Key words: Performance, varieties, crisps, French fries

INTRODUCTION

Potato is an important food and cash crop that plays a major role in food security. The crop is rated second to maize in terms of utilization in Kenya [1]. Production in the country is confined to the highlands, where the crop performs better in terms of yield in comparison to other staple foods   including maize. French fries and potato crisps are the most consumed industrially processed potato products in Kenya, especially in the major urban centers [2, 3]. Processors have, however, complained of inadequate supply and low quality of potatoes currently supplied in the market [4].

Many potato varieties are currently grown and marketed in Kenya. In addition, newer potato varieties and clones are developed by the National Potato Research Center (KARI-Tigoni) presumed to be superior to the existing ones in terms of disease tolerance. Among the existing varieties, Dutch Robjin has been used for processing crisps while the Tigoni variety has been used for processing into French fries. Many advanced potato clones from the International Potato Centre (CIP), Lima-Peru were introduced into the national potato breeding programme where they underwent multi-location trials and at least six of them passed through the national performance trials in collaboration with the Kenya Plant Health Inspectorate Service (KEPHIS). Out of the national performance trials, three clones were released for multiplication in April 2010 as varieties after indicating good agronomic performance and processing potential.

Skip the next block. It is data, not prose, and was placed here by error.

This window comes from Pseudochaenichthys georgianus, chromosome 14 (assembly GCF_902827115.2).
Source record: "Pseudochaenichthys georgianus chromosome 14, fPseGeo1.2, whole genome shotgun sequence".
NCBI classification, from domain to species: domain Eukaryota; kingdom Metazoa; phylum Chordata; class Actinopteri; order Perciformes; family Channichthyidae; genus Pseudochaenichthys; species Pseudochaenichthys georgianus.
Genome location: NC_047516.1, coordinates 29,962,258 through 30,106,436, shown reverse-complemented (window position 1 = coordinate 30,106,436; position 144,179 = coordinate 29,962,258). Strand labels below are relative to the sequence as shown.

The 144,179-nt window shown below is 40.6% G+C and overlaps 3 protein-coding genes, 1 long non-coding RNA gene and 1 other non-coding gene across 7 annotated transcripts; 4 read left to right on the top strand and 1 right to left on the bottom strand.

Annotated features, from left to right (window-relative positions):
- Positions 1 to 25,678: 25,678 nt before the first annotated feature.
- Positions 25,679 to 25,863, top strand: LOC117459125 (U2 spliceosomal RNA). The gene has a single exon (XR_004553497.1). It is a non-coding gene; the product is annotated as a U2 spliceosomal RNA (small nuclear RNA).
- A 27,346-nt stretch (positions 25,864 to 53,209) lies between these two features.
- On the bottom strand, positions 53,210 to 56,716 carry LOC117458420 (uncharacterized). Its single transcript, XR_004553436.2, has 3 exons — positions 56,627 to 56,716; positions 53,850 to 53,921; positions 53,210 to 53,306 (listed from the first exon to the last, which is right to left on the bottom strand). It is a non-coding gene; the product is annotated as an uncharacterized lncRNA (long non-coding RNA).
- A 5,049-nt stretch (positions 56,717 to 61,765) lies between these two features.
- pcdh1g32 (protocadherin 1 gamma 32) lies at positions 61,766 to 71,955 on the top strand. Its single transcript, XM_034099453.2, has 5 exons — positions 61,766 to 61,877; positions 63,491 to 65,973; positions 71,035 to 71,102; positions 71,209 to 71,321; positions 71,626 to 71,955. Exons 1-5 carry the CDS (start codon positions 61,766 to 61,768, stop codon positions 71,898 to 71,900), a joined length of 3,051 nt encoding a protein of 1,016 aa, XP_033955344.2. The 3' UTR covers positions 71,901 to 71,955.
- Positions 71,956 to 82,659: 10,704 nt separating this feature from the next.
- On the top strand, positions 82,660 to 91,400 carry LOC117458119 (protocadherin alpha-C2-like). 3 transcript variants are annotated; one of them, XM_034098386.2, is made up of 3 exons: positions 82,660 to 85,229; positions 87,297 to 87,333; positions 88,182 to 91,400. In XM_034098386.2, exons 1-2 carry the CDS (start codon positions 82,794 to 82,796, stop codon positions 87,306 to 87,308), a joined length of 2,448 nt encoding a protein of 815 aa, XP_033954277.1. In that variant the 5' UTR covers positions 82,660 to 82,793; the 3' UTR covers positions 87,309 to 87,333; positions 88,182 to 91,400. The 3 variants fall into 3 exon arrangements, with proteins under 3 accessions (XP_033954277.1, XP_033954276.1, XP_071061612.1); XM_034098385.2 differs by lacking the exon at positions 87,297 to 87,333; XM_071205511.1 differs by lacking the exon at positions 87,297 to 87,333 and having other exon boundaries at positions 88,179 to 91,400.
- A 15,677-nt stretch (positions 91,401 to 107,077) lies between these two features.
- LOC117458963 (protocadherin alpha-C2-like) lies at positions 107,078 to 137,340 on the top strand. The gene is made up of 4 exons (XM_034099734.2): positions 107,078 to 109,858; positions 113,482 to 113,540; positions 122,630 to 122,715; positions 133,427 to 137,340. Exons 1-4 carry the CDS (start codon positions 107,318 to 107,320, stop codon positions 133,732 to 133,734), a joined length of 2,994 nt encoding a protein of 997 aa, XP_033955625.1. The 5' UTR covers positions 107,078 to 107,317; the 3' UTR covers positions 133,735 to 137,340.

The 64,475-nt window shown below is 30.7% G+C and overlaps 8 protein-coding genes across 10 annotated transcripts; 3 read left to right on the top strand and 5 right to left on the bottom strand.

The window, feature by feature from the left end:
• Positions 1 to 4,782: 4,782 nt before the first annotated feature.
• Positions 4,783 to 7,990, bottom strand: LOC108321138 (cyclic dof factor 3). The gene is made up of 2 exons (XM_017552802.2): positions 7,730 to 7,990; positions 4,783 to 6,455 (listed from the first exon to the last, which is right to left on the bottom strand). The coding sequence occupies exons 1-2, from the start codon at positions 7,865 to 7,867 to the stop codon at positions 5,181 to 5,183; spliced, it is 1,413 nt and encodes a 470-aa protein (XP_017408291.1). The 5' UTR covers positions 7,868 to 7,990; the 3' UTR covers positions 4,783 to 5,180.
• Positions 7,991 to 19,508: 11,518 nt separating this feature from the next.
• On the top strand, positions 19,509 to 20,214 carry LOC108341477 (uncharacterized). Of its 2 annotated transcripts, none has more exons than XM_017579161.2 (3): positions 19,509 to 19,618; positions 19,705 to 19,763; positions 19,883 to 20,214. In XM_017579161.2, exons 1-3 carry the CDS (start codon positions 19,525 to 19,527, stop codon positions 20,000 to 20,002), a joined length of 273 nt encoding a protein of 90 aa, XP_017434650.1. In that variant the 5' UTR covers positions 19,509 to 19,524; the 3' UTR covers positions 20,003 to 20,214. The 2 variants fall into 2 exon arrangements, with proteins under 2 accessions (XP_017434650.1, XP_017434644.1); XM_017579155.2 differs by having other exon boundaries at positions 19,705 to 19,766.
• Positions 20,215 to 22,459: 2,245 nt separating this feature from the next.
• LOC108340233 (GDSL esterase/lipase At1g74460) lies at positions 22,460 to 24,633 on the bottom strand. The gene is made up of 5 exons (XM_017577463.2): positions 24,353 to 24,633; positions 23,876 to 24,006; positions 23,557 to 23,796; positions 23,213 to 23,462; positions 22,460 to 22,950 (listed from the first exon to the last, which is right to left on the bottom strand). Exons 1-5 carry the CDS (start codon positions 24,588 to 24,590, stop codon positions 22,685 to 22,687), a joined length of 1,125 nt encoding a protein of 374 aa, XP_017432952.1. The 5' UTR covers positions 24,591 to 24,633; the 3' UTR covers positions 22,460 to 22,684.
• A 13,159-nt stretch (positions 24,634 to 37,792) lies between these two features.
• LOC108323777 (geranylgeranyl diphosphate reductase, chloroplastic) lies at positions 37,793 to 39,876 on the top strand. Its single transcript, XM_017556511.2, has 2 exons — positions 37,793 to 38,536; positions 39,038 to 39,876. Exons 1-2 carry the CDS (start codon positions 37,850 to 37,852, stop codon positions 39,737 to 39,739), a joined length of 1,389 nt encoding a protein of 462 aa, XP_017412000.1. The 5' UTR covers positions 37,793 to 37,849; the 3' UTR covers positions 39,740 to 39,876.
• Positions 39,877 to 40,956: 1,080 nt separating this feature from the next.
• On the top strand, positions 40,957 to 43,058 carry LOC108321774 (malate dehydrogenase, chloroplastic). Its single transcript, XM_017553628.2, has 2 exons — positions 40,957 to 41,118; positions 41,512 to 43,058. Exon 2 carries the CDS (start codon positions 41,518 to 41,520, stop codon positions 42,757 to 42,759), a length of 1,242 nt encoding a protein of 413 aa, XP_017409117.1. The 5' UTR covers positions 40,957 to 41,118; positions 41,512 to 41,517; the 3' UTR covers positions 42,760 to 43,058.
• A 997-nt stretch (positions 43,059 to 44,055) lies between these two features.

Detailed information on the processing characteristics of the new and promising cultivars is required in order to support the expanding potato crisps and French fries industry with quality raw materials.

The physical and chemical factors that affect the crisps and French fries depend on cultural practices, environmental conditions and genotype [5]. The genetic component, however, has the strongest influence since the traits are heritable [5, 6].The major indicators of suitable potato tubers as a raw material for processing include high dry matter content, good product color and texture, and the amount of oil absorbed during frying. This study was instituted to evaluate the performance of three newly released Kenyan potato varieties for their suitability as raw materials for French fries and potato crisps processing.